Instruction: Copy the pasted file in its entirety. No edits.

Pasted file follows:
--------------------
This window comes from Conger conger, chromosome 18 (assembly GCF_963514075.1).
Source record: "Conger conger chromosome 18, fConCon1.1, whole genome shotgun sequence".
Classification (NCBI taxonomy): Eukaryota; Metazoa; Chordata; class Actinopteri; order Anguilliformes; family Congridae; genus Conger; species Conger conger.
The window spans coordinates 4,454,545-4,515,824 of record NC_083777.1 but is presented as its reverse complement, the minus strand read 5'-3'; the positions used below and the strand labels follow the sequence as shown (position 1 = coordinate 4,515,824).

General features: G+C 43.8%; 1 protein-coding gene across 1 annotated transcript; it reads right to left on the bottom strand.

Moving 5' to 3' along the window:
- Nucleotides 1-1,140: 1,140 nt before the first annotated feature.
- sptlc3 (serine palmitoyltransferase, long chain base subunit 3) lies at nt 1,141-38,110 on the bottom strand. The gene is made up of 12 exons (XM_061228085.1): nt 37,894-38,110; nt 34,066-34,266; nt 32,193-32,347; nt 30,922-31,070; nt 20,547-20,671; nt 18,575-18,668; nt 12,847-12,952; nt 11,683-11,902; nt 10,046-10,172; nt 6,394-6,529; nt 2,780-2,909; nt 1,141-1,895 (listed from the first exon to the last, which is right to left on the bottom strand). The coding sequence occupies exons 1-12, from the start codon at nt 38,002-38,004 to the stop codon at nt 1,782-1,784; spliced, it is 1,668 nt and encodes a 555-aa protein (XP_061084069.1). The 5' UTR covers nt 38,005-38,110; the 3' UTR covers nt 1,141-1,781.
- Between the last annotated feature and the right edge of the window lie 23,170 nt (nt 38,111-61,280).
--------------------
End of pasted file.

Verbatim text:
This window comes from Conger conger, chromosome 18 (assembly GCF_963514075.1).
Source record: "Conger conger chromosome 18, fConCon1.1, whole genome shotgun sequence".
Classification (NCBI taxonomy): Eukaryota; Metazoa; Chordata; class Actinopteri; order Anguilliformes; family Congridae; genus Conger; species Conger conger.
The window spans coordinates 4,454,545-4,515,824 of record NC_083777.1 but is presented as its reverse complement, the minus strand read 5'-3'; the positions used below and the strand labels follow the sequence as shown (position 1 = coordinate 4,515,824).

General features: G+C 43.8%; 1 protein-coding gene across 1 annotated transcript; it reads right to left on the bottom strand.

Moving 5' to 3' along the window:
- Nucleotides 1-1,140: 1,140 nt before the first annotated feature.
- sptlc3 (serine palmitoyltransferase, long chain base subunit 3) lies at nt 1,141-38,110 on the bottom strand. The gene is made up of 12 exons (XM_061228085.1): nt 37,894-38,110; nt 34,066-34,266; nt 32,193-32,347; nt 30,922-31,070; nt 20,547-20,671; nt 18,575-18,668; nt 12,847-12,952; nt 11,683-11,902; nt 10,046-10,172; nt 6,394-6,529; nt 2,780-2,909; nt 1,141-1,895 (listed from the first exon to the last, which is right to left on the bottom strand). The coding sequence occupies exons 1-12, from the start codon at nt 38,002-38,004 to the stop codon at nt 1,782-1,784; spliced, it is 1,668 nt and encodes a 555-aa protein (XP_061084069.1). The 5' UTR covers nt 38,005-38,110; the 3' UTR covers nt 1,141-1,781.
- Between the last annotated feature and the right edge of the window lie 23,170 nt (nt 38,111-61,280).